A few years ago I made a shocking discovery.
I took a long, hard look at how I was using my time — and I was thoroughly ashamed.
This was the breakdown:
- Market research on prospective clients: 20%
- Marketing to prospects (cold-calls, emails, social media, blogging, website): 20%
- Project research: 40%
- Writing: 20%
Notice anything amazing about this?
I only spent 20% of my time doing the thing I loved best…the thing I was supposed to be making money from writing. I spent the other 80% preparing to make money (i.e. research and marketing).
Of course, without marketing and research we couldn’t write great copy or get high-paying clients.
But think about this: Your writing is the only thing of any real value, in terms of income generated.
That simple thought led me to a really big idea. An idea that boosted my income by $24,000 a year.
Here’s how it works…
1. Analyze how you spend your time
Spend two weeks noting the time you spend on each task.
Be specific. What kind of marketing are you doing? Cold-calling prospects? Searching for names on LinkedIn? Writing emails? Blogging?
What kind of research are you doing? Are you scouring medical journals, checking company websites, or looking for the specs of a B2B product? Be specific.
2. Decide what you DON’T want to do
Take a look at your list of tasks, and ask three questions:
- Which tasks could easily be done by someone else?
- Which tasks do you hate the most?
- Which tasks must be done by you?
Chances are, a lot of the research can be done by someone else. For instance, searching for prospects’ email addresses with ‘stealthy Googling’—essential, but boring…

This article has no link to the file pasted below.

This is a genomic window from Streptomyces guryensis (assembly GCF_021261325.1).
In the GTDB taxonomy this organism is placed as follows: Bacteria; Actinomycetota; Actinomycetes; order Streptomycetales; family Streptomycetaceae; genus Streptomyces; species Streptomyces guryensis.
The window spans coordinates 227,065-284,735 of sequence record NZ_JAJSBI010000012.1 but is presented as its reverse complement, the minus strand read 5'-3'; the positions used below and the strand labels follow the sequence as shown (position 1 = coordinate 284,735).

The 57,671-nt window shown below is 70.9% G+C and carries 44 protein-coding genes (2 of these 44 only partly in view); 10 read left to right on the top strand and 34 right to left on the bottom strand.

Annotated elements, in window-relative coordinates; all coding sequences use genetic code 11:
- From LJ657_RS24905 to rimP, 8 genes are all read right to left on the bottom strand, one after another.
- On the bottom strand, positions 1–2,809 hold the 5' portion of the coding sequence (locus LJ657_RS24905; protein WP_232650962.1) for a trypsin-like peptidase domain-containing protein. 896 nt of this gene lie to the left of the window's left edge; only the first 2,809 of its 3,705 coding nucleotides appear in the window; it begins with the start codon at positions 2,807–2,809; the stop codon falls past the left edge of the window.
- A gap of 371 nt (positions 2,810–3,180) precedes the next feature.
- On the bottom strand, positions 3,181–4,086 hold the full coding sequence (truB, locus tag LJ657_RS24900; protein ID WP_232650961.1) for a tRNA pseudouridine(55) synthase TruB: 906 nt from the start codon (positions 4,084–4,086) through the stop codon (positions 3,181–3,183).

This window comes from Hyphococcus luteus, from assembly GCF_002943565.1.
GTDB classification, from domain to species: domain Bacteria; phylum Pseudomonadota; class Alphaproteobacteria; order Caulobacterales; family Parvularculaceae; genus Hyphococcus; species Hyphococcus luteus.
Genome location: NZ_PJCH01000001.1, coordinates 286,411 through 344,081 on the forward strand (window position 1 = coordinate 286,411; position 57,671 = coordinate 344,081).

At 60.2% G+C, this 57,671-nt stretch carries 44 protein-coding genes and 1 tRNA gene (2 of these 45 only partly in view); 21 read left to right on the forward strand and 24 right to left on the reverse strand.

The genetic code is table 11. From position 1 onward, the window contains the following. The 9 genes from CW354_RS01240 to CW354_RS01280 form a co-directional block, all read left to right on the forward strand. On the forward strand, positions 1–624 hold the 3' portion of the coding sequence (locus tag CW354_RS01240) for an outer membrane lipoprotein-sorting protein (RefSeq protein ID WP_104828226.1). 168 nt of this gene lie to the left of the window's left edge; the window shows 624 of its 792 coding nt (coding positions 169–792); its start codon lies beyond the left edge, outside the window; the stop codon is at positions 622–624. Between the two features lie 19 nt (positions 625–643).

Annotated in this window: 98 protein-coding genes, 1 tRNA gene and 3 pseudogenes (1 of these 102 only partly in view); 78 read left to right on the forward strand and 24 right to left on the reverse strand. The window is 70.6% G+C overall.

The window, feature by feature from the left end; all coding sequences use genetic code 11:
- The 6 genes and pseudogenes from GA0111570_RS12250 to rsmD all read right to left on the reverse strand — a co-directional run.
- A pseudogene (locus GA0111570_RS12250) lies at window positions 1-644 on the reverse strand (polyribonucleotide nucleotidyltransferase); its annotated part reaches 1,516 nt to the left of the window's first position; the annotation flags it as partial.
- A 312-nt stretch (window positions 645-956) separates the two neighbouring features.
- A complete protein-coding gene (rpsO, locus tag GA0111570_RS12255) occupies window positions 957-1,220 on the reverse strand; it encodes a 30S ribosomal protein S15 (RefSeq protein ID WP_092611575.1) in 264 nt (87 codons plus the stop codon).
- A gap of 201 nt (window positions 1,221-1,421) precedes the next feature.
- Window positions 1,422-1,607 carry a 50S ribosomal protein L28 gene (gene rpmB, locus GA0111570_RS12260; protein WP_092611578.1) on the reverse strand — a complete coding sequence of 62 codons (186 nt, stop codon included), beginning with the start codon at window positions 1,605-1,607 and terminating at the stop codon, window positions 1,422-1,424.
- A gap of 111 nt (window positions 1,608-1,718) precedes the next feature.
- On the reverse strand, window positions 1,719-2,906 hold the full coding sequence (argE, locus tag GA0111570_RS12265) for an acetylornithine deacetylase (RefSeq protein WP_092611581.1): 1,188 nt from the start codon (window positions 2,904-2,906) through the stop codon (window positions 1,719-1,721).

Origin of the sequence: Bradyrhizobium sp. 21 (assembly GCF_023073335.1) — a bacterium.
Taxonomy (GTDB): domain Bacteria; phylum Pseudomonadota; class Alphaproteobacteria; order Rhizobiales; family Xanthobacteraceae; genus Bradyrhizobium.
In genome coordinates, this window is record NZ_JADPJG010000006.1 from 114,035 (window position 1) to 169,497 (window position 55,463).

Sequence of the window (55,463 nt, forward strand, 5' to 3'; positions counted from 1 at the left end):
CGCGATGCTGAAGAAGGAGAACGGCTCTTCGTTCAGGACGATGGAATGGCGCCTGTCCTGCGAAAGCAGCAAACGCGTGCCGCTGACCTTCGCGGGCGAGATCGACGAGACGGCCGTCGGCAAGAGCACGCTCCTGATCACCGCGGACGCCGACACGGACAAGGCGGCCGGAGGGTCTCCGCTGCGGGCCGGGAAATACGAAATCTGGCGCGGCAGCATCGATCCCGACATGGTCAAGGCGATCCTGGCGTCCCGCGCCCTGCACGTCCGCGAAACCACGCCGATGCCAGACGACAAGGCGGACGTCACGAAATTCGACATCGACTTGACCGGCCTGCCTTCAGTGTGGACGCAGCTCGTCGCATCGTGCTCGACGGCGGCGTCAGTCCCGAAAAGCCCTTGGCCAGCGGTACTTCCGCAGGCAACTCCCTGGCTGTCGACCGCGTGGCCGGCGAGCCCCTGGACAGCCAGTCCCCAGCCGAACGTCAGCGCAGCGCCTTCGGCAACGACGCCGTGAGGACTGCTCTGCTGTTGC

Or scouring medical journals for information about a supplement ingredient—essential, but VERY time-consuming…
Truth is, probably 40% of your work can be outsourced. But you want to make sure it’s smart outsourcing.
3. Outsourcing that makes $$ sense
I tried four different companies before I found one I could trust.
I asked for someone fluent in English, with a background in health, and a track record of researching complex issues and writing short, concise summaries. I also asked for a sample of my assistant’s work before signing a contract.
For $400, I got a virtual assistant for two weeks. Her English is perfect, and she has a degree in biology. It’s important to clarify what you’re looking for in a virtual assistant.
She researched ingredients for a supplement I was marketing. She dug up names and emails of prospective clients. Then she sent me a 20-page report.
I had 50 new prospects to call, and enough research to start writing a new sales letter — all without lifting a finger.
The impact on my copywriting business was amazing.
4. Measuring the results
I paid $400 for work that would have taken me two weeks — and I shaved two weeks off an 8-week project.
So instead of my typical $13,000 for an 8-week project, I earned $12,600 for a 6-week project. In other words, the $400 I paid for outsourcing increased my weekly income from $1,625 to $2,100.
That’s an extra $24,700 a year — a 30% increase for me.
Outsourcing to the Third World may not be for everyone—but with some careful research and vetting, I found competent contractors, saved a bundle, and grew my income.
Have you increased your income by outsourcing? Tell us in the comments below.